This September 30 will mark the two years anniversary of the suspension of the Myitsone Dam and once again, there is talk of resuming the project. In 2011, the controversial dam, built by state-owned China Power Investment (CPI) was shelved by Burmese President Thein Sein until 2015. Since the project’s suspension there have been intermittent reports that construction will begin again, but despite much anticipation on the Chinese side, none of these rumors have led to any action on the project. However, reports in the last month hint at a greater possibility of resuming construction. Does Myitsone really have a future?
This latest round of discussion of Myitsone’s revival started last month with China’s Ambassador to Burma, Yang Houlan. In an interview with the Irrawaddy Magazine, published August 15, Ambassador Yang stated that the Chinese government supported a resumption of construction on the $3.6 billion project. However, while he made clear that the Chinese are for the completion of the dam, the Ambassador added that any action on the project would have to be approved by the Burmese. “China’s view is that we hope we can revive the project,” he said. “But of course, we respect the Myanmar government’s decision and we also respect the people’s views.” The hydropower project, which is located in northeast Burma’s Kachin State, was suspended in 2011 after intense public disapproval of the project and nationwide protests. It is unknown whether or not further construction on the dam would lead to public outcry like that seen in 2010 and 2011.
Just last Wednesday, more fuel was added to the fire, this time by the director of CPI, Wang Qiyue. While attending an energy investment summit in Yangon, Mr. Wang said that his company “cannot restart the dam construction project or the negotiation process with the Myanmar government” at present. “The next incoming government will hopefully do what is best.” He continued, saying, “We will just have to wait and see how the next government manages the issue. They [the Burma government] may try their best. Whatever we do, we will discuss with them.” While President Thein Sein has indicated that he will not seek a second term in 2015, both Aung San Suu Kyi, the Nobel Peace Laureate and current Burmese opposition leader, and Shwe Mann, current speaker of the House of Representatives, are expected to run in the election. Suu Kyi was one of the leaders of the anti-dam campaign and is not expected to approve any further construction on the dam. Shwe Mann’s views on the project are unknown.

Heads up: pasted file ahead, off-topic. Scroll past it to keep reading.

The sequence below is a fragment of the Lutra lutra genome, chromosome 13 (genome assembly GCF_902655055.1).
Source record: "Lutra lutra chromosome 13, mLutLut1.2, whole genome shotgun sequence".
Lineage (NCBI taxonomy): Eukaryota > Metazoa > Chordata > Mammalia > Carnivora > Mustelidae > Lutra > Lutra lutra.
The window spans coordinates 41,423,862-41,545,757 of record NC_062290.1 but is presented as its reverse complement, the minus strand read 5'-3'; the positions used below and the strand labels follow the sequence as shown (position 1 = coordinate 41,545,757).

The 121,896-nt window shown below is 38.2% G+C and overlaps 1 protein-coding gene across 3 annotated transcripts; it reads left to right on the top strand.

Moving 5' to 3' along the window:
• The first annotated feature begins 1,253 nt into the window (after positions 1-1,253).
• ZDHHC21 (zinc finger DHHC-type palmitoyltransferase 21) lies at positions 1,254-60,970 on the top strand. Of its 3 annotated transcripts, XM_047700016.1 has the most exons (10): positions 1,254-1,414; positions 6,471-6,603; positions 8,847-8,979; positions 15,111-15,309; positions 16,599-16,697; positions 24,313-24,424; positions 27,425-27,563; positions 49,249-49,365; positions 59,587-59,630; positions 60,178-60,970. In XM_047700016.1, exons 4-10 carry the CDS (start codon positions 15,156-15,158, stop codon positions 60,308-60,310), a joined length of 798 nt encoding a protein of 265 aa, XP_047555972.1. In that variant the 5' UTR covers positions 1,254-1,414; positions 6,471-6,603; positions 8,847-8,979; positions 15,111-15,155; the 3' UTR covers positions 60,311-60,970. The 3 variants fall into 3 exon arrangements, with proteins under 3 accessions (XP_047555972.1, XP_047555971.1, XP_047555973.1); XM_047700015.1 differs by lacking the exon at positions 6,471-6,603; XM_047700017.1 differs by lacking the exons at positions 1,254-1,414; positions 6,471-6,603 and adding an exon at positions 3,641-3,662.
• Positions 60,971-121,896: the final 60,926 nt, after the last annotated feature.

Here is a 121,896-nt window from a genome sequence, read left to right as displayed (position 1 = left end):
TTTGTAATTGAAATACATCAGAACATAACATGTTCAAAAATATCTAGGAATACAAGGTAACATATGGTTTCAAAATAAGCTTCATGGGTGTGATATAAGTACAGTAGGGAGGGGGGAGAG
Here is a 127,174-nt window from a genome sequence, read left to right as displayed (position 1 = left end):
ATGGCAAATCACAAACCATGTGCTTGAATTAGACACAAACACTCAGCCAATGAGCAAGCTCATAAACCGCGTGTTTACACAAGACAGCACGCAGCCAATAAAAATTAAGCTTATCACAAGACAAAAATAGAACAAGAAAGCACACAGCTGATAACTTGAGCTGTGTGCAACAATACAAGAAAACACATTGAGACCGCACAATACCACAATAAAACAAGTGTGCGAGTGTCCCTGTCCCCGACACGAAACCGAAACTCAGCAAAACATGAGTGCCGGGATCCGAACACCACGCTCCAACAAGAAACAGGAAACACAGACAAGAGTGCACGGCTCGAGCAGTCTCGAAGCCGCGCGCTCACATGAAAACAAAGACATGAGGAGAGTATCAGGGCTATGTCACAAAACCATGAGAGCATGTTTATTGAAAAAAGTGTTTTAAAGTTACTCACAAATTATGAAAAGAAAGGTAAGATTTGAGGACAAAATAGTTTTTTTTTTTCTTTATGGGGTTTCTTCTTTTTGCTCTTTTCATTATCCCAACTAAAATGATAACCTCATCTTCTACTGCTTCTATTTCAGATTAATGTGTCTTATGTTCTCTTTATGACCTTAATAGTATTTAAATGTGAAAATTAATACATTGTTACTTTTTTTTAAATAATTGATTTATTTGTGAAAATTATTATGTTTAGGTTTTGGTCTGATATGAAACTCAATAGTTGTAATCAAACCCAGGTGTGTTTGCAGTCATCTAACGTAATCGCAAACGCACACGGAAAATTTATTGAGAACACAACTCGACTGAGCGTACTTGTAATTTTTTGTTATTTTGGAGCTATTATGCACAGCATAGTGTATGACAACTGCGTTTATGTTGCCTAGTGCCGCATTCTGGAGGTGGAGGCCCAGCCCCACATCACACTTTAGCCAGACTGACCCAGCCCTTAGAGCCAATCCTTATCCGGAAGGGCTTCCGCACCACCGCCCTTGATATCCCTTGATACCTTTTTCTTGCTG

During the same speech, Mr. Wang also released information on the project’s finances. According to Mr. Wang, 60% of the cost of the dam has already been paid to the Burmese government, totaling more than $2 billion. This is the first time transparent information on the financial aspect of the Myistone Dam has been released to the public. When asked exactly how the money had been spent by the Burmese, Mr. Wang answered that the government had initiated the project for the public interest, and that he believed the government had spent the money to build roads and bridges. In addition, Mr. Wang also stated that should construction be resumed in 2015, CPI would invest a further $1 billion into the project.
In addition to the recent statements by Ambassador Yang and Mr. Wang, there has been more activity around the dam site in recent months. Following the May 30 signing of a ceasefire agreement between the Kachin Independence Army and the Burmese government, there have been reports of trucks driving around the dam site. If true, this would lend credence to the idea that Myitsone really will resume construction.
Many Burma and China watchers are now asking if all of this means a true opportunity to restart the Myitsone Dam. So far, the signs point to “no”. However, this is the most positive talk that has been seen since the dam’s suspension in 2011. From the words of Ambassador Yang and CPI Director Wang, it appears that the Chinese side is more hopeful of an opening, or at the very least more realistic. Previous statements from CPI and China’s Ministry of Foreign Affairs were more demanding of the Burmese government and indicated that the Chinese fully expected to restart construction before 2015. These most recent remarks, two years after the suspension, indicate that the Chinese are thinking more with a long-term strategy of working with the next government and putting up the necessary investment to get the project restarted. However, despite all of the talk of restarting and positive moves by the Chinese, the dam remains suspended until 2015 and it is unlikely that any agreement will be made before then. The only thing resuming now is the waiting game.